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Stripline SWR, how ?

Discussion in 'Electronic Design' started by tk5ep, May 18, 2006.

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  1. tk5ep

    tk5ep Guest


    I want to make a stripline SWR meter on a PCB that could handle 300W @
    144 MHz. This SWR will be followed by a lowpass filter also made on the

    No need for great accurary, it's intended to detect a high SWR and
    shutdown a supply.

    Has anyone an idea on howto ?


  2. Well that shouldn't be a too big problem with
    the help of a simulation package. You
    need a directional coupler with some directivity
    over a certain bandwidth. Until it does what
    you want, the effort and pcb cost... you possibly
    rather buy one.
    Have a look at the directional couplers at

  3. Steve Burke

    Steve Burke Guest

    My advice is to see if anyone has already done it commercially. If the
    vendors of directional couplers and packaged filters aren't using stripline
    at these freqs and power levels, ask yourself why before investing lots of
    time in it.

    At 300W, even tiny losses will generate lots of heat. An (exceptional)
    directional coupler with only 0.1 dB loss will dissipate 7 watts.

    Stripline at 144 MHz is going to be pretty large. Do you know how much heat
    is present in the frequencies you have to filter out? With a 300W
    fundamental, its possibly many watts heating your filter components.

  4. tk5ep

    tk5ep Guest


    You maybe right... It's perhaps easy to build an outboard directional
    coupler and not use the PCB technic... I have a transverter with a PCB
    stripline SWR meter but i have only 25W runing in it...
    What i need are the dimensions of the traces with FR4 PCB...

    Thanks anyway,

  5. Guest

    Try this:

    Steve Roberts
  6. Joerg

    Joerg Guest

    Here is some math background to design a stripline directional coupler:

    IIRC this commercial SWR meter uses stripline coupling:

    As Steve has said, make sure you don't cook your board material.

    Regards, Joerg
  7. Joerg

    Joerg Guest

    Hello Rene,

    But not at that power range. If they offered that I could have funneled
    quite some sales in their direction.

    Regards, Joerg
  8. Andy

    Andy Guest

    Andy writes:

    My suggestion would be to get a copy of the following:

    The ARRL handbook
    The UHF experimenters handbook
    The ARRL antenna handbook

    One of these will have directions for an SWR meter at
    your freq and power range.

    Another suggestion I have is to forget about stripline and
    use microstrip using G-10 glass epoxy. 50 ohms is about
    ..1 inch in width. Real easy to do with an exacto knife.

    Trying to do it using coax might work, but is a lot more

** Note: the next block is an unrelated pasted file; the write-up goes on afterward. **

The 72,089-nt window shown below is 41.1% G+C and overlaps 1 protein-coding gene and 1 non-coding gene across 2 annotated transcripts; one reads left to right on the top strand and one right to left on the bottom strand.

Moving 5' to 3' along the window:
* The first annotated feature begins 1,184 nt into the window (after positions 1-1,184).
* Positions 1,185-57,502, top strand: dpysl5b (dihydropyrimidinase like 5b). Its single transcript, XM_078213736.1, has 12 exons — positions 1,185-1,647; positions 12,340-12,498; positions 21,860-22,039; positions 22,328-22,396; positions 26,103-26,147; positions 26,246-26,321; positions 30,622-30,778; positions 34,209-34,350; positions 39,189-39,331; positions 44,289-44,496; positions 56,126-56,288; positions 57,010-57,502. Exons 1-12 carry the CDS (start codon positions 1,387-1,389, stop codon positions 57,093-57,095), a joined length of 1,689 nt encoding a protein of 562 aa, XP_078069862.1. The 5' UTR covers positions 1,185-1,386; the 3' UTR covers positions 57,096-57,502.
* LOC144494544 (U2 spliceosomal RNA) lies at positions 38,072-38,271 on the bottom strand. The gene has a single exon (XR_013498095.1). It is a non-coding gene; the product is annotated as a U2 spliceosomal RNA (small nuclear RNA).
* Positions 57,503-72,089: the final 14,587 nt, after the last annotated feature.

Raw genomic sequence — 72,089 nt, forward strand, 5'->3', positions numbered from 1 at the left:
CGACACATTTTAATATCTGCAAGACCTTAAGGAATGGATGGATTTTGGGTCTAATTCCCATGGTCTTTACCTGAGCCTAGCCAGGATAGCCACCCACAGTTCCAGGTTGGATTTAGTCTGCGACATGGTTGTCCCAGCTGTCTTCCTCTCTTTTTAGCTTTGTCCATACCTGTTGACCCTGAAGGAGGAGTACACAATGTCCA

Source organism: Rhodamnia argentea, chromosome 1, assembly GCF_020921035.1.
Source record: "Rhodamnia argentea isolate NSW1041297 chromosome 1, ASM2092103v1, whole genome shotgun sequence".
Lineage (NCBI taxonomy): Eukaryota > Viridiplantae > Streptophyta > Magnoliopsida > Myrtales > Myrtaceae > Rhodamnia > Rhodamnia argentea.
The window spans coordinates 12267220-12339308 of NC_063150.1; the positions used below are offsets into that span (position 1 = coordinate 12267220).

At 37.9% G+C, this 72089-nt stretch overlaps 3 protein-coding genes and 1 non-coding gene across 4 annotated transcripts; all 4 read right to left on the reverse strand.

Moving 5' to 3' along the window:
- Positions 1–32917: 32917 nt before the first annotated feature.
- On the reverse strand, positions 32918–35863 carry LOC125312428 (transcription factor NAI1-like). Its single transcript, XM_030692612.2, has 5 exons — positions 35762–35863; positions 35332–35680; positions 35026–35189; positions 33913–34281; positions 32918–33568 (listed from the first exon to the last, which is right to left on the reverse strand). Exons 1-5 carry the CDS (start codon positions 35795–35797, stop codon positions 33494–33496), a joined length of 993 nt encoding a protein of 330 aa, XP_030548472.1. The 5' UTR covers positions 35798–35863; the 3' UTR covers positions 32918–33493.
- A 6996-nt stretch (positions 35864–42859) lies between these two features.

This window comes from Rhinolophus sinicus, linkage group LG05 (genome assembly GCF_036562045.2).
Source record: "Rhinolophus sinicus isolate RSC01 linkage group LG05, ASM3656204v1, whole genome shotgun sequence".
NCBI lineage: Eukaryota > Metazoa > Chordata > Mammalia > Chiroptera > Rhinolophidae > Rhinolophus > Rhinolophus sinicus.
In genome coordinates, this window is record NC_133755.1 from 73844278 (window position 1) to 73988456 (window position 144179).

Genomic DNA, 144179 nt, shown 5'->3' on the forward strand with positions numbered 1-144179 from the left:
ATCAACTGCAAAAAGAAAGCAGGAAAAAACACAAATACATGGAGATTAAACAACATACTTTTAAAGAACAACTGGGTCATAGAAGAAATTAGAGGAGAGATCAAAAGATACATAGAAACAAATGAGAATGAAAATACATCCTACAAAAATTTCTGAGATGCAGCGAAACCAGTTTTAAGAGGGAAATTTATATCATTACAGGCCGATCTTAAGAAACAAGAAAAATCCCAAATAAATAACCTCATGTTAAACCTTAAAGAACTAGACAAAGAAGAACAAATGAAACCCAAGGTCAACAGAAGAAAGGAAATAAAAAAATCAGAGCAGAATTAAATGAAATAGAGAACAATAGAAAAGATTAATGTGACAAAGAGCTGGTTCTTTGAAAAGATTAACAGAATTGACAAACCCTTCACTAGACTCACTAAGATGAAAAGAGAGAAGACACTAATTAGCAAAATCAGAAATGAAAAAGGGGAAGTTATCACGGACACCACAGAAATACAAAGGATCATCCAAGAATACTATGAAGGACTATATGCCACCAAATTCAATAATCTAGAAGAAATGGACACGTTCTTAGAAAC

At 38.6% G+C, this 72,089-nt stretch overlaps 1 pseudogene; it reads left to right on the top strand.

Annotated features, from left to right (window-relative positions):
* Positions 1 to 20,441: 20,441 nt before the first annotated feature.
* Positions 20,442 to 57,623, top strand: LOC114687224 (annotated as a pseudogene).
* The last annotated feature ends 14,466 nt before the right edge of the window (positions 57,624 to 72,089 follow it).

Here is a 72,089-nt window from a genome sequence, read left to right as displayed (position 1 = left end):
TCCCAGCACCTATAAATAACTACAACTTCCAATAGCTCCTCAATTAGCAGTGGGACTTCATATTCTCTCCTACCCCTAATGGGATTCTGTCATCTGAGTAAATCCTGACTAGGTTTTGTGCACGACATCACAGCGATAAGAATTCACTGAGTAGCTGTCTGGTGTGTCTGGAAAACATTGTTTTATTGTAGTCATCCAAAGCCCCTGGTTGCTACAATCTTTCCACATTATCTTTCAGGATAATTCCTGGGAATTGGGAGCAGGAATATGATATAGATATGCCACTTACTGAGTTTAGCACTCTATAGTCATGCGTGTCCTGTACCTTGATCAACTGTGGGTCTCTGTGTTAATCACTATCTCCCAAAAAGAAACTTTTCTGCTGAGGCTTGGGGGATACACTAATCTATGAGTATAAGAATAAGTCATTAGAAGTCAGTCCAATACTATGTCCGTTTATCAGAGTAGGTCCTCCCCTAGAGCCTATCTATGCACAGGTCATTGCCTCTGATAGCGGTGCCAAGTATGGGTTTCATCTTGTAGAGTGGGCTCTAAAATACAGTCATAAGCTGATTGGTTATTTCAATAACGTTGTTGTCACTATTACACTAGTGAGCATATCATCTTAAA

trouble than microstrip..... stripline isn't that much harder,
    but microstrip will work just fine, and you can see stuff......

    Good luck. It's been done before by people with less
    brains and you should have no trouble if you just look around

    Andy W4OAH in Eureka, Texas
  9. tk5ep

    tk5ep Guest

    Hi All,

    Perhaps did i use the wrong term stripline instead of microstrip ...

    Google gave me more results using microstrip and i've found some infos.
    Btw, i have a 300W amplifier which seems to use ordinary FR4 PCB, so
    i'm quite confident that i will not cook my board !
    The only problem is to find the right dimension to have a 50 Ohm line
    and the right coupling.
    Thanks for the answers.

  10. Upon thinking a bit longer about the subject,
    I think the stripline coupler should have dimensions
    longer than the wavelength. Even with an epsilon of
    4, it still will be large.

    But I remember an application note at minicircuits
    about doing yourself coupler.

  11. I didn't really have a look at their bigger parts.

  12. Wes Stewart

    Wes Stewart Guest

    The "right coupling" is not particularly important. There is no right
    coupling, you are measuring ratios, not absolutes. Good directivity
    is more important.
  13. tk5ep

    tk5ep Guest

  14. vk5ajl


    Feb 1, 2010
    Have a look at

    For 1.6 mm thick PCB meterial (standard) centre micro-stripline needs to be 6mm wide to maintain 50 ohm impedance through the meter. At 144MHz it needs to be only 50mm long to get plenty of signal at 1/2 watt. (SWR is independant of power). If you leave it in circuit at 300w, you will have to attenuate the signal heaps. At 1.5 mm spacing between centre conductor and pickup strips it will handle 2 kilovolts, plenty enough for your 300w.
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